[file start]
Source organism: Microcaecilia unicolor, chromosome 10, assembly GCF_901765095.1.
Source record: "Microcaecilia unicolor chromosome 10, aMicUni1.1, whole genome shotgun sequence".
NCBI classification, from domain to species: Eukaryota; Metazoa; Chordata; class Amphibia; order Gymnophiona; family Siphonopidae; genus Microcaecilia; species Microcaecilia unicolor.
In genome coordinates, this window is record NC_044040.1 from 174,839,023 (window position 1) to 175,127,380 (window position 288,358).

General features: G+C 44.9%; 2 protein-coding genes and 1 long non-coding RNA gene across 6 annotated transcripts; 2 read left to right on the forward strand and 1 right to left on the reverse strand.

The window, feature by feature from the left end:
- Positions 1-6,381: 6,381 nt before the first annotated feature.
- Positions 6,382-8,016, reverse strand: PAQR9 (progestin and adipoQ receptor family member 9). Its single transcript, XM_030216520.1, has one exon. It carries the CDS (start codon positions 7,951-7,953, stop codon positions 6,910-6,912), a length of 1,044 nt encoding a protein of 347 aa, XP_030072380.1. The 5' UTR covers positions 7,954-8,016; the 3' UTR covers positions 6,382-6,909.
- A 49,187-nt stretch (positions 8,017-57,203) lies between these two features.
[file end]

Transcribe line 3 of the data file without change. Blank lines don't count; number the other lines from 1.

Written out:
NCBI classification, from domain to species: Eukaryota; Metazoa; Chordata; class Amphibia; order Gymnophiona; family Siphonopidae; genus Microcaecilia; species Microcaecilia unicolor.